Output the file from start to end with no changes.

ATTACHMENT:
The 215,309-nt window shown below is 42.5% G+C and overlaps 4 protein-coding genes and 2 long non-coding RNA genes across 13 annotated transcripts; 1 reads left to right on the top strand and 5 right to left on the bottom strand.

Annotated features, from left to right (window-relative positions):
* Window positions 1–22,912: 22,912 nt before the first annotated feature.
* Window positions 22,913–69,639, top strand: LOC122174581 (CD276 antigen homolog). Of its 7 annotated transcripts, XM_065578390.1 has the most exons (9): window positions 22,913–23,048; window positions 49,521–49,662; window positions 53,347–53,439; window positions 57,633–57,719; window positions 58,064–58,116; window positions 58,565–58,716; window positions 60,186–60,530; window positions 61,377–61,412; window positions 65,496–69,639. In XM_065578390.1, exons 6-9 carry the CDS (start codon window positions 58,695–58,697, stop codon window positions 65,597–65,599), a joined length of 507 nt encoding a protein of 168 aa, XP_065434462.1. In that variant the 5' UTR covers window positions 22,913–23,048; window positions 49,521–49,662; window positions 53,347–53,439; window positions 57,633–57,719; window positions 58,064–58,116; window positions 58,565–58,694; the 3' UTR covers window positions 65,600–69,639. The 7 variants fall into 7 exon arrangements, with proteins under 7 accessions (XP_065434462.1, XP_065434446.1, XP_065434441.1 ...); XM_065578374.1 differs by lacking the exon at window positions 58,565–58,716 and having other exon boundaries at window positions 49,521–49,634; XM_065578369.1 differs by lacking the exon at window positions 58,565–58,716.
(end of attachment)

The 215,309-nt window shown below is 42.5% G+C and overlaps 4 protein-coding genes and 2 long non-coding RNA genes across 13 annotated transcripts; 1 reads left to right on the top strand and 5 right to left on the bottom strand.

Annotated features, from left to right (window-relative positions):
* Window positions 1–22,912: 22,912 nt before the first annotated feature.
* Window positions 22,913–69,639, top strand: LOC122174581 (CD276 antigen homolog). Of its 7 annotated transcripts, XM_065578390.1 has the most exons (9): window positions 22,913–23,048; window positions 49,521–49,662; window positions 53,347–53,439; window positions 57,633–57,719; window positions 58,064–58,116; window positions 58,565–58,716; window positions 60,186–60,530; window positions 61,377–61,412; window positions 65,496–69,639. In XM_065578390.1, exons 6-9 carry the CDS (start codon window positions 58,695–58,697, stop codon window positions 65,597–65,599), a joined length of 507 nt encoding a protein of 168 aa, XP_065434462.1. In that variant the 5' UTR covers window positions 22,913–23,048; window positions 49,521–49,662; window positions 53,347–53,439; window positions 57,633–57,719; window positions 58,064–58,116; window positions 58,565–58,694; the 3' UTR covers window positions 65,600–69,639. The 7 variants fall into 7 exon arrangements, with proteins under 7 accessions (XP_065434462.1, XP_065434446.1, XP_065434441.1 ...); XM_065578374.1 differs by lacking the exon at window positions 58,565–58,716 and having other exon boundaries at window positions 49,521–49,634; XM_065578369.1 differs by lacking the exon at window positions 58,565–58,716.